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Rossini – Stabat Mater

Orchestra of the Age of Enlightenment / Mark Elder


Sandra Radvanovsky – soprano

Anne-Marie Owens – mezzo-soprano

Charles Castronovo - tenor

Jonathan Lemalu - bass

London Symphony Chorus


Stabat Mater is a thirteenth century poem, attributed to Jacopone da Todi meditating not only on the drama of the saviour of the Christian world sacrificing his life in atonement of an ancient sin, but more particularly on the personal drama of a mother standing by helplessly whilst witnessing her own son's last agonies. It has an immediacy of appeal which has won enduring popularity and there are more than 600 known settings. *


Rossini's is one of the grandest and most powerful. It is in no way an opera, but it does have a good measure of theatricality about it and Mark Elder, demonstrating once again just how fine a conductor he is, achieved just the right balance between drama and prayer.


The scene is set by the chorus, and the first soloist to come in is the tenor with Cujus animam and a wonderfully swinging tune, all too easy to get carried away with. Charles Castronovo put sincerity first, all the big notes were there, but he never let the music swamp the words.


Next there is a duet for soprano and mezzo-soprano. Both singers were replacements for those originally advertised, with Anne-Marie Owens stepping in at very short notice, but her rich mezzo has a maternal warmth which is just perfect for this piece. There's a rather thrilling steely core to Sandra Radvanovsky's soprano; if only her words had been clearer, she would have delivered a really cutting edge performance.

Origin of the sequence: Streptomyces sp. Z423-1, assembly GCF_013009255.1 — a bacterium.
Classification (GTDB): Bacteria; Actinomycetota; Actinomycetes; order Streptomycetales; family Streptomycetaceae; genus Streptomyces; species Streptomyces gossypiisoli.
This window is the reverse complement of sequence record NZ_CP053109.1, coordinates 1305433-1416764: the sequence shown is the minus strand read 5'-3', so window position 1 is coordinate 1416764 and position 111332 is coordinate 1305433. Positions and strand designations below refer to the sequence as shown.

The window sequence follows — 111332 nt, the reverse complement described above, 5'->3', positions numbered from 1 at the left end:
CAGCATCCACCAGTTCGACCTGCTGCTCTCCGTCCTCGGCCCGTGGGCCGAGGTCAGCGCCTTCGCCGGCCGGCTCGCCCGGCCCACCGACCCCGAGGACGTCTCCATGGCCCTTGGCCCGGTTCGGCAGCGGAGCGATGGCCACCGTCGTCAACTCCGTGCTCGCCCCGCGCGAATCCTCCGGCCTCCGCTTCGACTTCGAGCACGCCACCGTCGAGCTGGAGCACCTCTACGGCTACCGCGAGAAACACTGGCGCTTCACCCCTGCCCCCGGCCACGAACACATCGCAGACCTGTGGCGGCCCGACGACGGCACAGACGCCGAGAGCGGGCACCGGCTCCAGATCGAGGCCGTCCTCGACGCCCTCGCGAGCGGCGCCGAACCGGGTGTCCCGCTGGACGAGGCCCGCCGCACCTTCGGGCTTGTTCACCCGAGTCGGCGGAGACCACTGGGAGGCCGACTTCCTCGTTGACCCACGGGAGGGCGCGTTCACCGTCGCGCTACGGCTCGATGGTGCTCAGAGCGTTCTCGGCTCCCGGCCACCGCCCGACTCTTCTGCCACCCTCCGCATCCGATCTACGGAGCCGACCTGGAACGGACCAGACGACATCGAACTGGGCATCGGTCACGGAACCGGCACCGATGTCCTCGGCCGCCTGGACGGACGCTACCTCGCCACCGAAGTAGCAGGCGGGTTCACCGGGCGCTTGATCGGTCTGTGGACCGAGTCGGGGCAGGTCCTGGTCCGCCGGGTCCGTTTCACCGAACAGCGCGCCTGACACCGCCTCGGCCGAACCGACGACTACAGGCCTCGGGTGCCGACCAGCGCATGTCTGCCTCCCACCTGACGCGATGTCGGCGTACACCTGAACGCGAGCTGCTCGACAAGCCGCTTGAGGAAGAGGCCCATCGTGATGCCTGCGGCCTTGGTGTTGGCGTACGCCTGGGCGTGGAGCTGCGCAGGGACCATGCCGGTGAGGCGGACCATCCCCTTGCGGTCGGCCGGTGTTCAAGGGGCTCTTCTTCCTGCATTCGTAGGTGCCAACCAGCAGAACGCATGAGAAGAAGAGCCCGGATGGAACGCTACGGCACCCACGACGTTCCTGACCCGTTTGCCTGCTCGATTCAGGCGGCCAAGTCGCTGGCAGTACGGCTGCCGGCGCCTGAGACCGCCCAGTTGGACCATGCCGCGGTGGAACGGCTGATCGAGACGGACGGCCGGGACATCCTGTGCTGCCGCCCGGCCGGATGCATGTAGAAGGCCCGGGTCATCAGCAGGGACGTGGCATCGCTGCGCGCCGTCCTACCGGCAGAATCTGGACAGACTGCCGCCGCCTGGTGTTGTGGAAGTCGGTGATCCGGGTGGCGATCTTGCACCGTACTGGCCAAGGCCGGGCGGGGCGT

No such problems with the bass Jonathan Lemalu, whose diction is exemplary. A fine aria; then, whilst the orchestra remained silent, an even better recitative with chorus.


The quartet Sancta Maria was nicely balanced, after which Anne-Marie Owens returned for a beautifully controlled cavatina – sharing and asking “to take to herself the pain”.


“My heart inflamed and burning” are the next words given to the soprano – I couldn't hear them, but probably didn't need to, as emotion was flowing freely by then, whilst the chorus punched out “shield me from the Judgement Day”

Back to the unaccompanied chorus (the London Symphony Chorus on top form) just floating us towards Paradise, until the kettle drums burst in and we heard the great double fugue finale – Amen – to which Rossini dramatically added the words “in sempiterna saecula “(in all eternity).


After an essential moment or two of silence the thunderous applause almost took the roof off the Hall. Fantastic ... even in retrospect the memory glows … would that it had been recorded.


Serena Fenwick





© Peter Grahame Woolf